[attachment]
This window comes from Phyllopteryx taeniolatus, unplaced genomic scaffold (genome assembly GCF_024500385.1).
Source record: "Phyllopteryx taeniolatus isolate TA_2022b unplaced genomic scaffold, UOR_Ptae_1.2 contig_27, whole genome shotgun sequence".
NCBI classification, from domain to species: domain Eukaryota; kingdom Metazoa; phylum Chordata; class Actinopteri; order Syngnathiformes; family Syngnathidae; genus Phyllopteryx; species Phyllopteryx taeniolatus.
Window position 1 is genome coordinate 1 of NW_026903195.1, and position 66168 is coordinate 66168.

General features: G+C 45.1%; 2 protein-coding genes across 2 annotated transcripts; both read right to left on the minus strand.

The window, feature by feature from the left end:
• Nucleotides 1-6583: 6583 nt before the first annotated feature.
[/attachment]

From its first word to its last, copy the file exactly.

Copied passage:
This window comes from Phyllopteryx taeniolatus, unplaced genomic scaffold (genome assembly GCF_024500385.1).
Source record: "Phyllopteryx taeniolatus isolate TA_2022b unplaced genomic scaffold, UOR_Ptae_1.2 contig_27, whole genome shotgun sequence".
NCBI classification, from domain to species: domain Eukaryota; kingdom Metazoa; phylum Chordata; class Actinopteri; order Syngnathiformes; family Syngnathidae; genus Phyllopteryx; species Phyllopteryx taeniolatus.
Window position 1 is genome coordinate 1 of NW_026903195.1, and position 66168 is coordinate 66168.

General features: G+C 45.1%; 2 protein-coding genes across 2 annotated transcripts; both read right to left on the minus strand.

The window, feature by feature from the left end:
• Nucleotides 1-6583: 6583 nt before the first annotated feature.